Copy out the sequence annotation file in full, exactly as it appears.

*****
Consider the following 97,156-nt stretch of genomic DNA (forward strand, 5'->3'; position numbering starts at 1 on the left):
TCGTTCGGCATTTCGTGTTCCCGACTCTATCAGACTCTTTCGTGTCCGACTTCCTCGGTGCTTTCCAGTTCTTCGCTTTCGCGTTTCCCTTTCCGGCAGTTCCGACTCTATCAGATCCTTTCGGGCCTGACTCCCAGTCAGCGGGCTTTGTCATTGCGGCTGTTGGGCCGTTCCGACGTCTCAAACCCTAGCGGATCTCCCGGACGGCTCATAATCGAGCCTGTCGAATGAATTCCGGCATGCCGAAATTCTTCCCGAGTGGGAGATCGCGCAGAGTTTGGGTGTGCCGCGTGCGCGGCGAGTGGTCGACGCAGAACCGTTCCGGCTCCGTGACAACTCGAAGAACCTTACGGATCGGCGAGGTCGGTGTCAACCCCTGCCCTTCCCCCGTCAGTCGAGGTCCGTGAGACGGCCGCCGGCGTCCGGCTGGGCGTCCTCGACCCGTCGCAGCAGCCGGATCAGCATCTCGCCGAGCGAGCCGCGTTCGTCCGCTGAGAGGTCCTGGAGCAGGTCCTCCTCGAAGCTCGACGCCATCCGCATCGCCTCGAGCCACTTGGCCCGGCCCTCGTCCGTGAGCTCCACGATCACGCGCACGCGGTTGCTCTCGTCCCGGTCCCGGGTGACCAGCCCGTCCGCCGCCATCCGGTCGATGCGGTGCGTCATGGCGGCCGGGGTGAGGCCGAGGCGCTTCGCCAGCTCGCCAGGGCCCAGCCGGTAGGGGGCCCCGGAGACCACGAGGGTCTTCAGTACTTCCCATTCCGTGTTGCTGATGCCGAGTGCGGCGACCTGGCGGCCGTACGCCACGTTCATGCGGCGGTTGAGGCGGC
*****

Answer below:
Consider the following 97,156-nt stretch of genomic DNA (forward strand, 5'->3'; position numbering starts at 1 on the left):
TCGTTCGGCATTTCGTGTTCCCGACTCTATCAGACTCTTTCGTGTCCGACTTCCTCGGTGCTTTCCAGTTCTTCGCTTTCGCGTTTCCCTTTCCGGCAGTTCCGACTCTATCAGATCCTTTCGGGCCTGACTCCCAGTCAGCGGGCTTTGTCATTGCGGCTGTTGGGCCGTTCCGACGTCTCAAACCCTAGCGGATCTCCCGGACGGCTCATAATCGAGCCTGTCGAATGAATTCCGGCATGCCGAAATTCTTCCCGAGTGGGAGATCGCGCAGAGTTTGGGTGTGCCGCGTGCGCGGCGAGTGGTCGACGCAGAACCGTTCCGGCTCCGTGACAACTCGAAGAACCTTACGGATCGGCGAGGTCGGTGTCAACCCCTGCCCTTCCCCCGTCAGTCGAGGTCCGTGAGACGGCCGCCGGCGTCCGGCTGGGCGTCCTCGACCCGTCGCAGCAGCCGGATCAGCATCTCGCCGAGCGAGCCGCGTTCGTCCGCTGAGAGGTCCTGGAGCAGGTCCTCCTCGAAGCTCGACGCCATCCGCATCGCCTCGAGCCACTTGGCCCGGCCCTCGTCCGTGAGCTCCACGATCACGCGCACGCGGTTGCTCTCGTCCCGGTCCCGGGTGACCAGCCCGTCCGCCGCCATCCGGTCGATGCGGTGCGTCATGGCGGCCGGGGTGAGGCCGAGGCGCTTCGCCAGCTCGCCAGGGCCCAGCCGGTAGGGGGCCCCGGAGACCACGAGGGTCTTCAGTACTTCCCATTCCGTGTTGCTGATGCCGAGTGCGGCGACCTGGCGGCCGTACGCCACGTTCATGCGGCGGTTGAGGCGGC